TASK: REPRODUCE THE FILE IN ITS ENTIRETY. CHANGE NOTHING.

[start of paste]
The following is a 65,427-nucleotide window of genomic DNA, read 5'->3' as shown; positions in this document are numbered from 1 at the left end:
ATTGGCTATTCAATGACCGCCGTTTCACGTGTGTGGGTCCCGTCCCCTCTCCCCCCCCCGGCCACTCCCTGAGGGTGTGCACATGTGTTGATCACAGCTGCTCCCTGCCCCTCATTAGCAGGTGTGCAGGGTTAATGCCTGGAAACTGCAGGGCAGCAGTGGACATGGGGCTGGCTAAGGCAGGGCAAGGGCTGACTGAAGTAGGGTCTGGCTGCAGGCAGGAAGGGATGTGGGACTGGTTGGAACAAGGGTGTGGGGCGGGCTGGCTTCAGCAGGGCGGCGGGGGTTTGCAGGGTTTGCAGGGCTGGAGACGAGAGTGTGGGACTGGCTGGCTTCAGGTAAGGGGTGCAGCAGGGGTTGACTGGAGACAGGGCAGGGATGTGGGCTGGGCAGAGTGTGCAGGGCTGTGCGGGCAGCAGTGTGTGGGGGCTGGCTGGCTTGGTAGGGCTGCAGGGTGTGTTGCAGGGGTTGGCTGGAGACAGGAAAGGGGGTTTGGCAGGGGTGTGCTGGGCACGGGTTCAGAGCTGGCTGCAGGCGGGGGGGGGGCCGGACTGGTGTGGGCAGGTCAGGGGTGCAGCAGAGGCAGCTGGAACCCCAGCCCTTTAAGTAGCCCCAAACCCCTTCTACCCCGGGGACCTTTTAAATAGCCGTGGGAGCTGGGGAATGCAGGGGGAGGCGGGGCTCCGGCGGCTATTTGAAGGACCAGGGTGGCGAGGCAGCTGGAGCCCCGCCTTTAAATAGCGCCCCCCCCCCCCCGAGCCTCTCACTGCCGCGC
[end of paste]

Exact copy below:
The following is a 65,427-nucleotide window of genomic DNA, read 5'->3' as shown; positions in this document are numbered from 1 at the left end:
ATTGGCTATTCAATGACCGCCGTTTCACGTGTGTGGGTCCCGTCCCCTCTCCCCCCCCCGGCCACTCCCTGAGGGTGTGCACATGTGTTGATCACAGCTGCTCCCTGCCCCTCATTAGCAGGTGTGCAGGGTTAATGCCTGGAAACTGCAGGGCAGCAGTGGACATGGGGCTGGCTAAGGCAGGGCAAGGGCTGACTGAAGTAGGGTCTGGCTGCAGGCAGGAAGGGATGTGGGACTGGTTGGAACAAGGGTGTGGGGCGGGCTGGCTTCAGCAGGGCGGCGGGGGTTTGCAGGGTTTGCAGGGCTGGAGACGAGAGTGTGGGACTGGCTGGCTTCAGGTAAGGGGTGCAGCAGGGGTTGACTGGAGACAGGGCAGGGATGTGGGCTGGGCAGAGTGTGCAGGGCTGTGCGGGCAGCAGTGTGTGGGGGCTGGCTGGCTTGGTAGGGCTGCAGGGTGTGTTGCAGGGGTTGGCTGGAGACAGGAAAGGGGGTTTGGCAGGGGTGTGCTGGGCACGGGTTCAGAGCTGGCTGCAGGCGGGGGGGGGGCCGGACTGGTGTGGGCAGGTCAGGGGTGCAGCAGAGGCAGCTGGAACCCCAGCCCTTTAAGTAGCCCCAAACCCCTTCTACCCCGGGGACCTTTTAAATAGCCGTGGGAGCTGGGGAATGCAGGGGGAGGCGGGGCTCCGGCGGCTATTTGAAGGACCAGGGTGGCGAGGCAGCTGGAGCCCCGCCTTTAAATAGCGCCCCCCCCCCCCCGAGCCTCTCACTGCCGCGC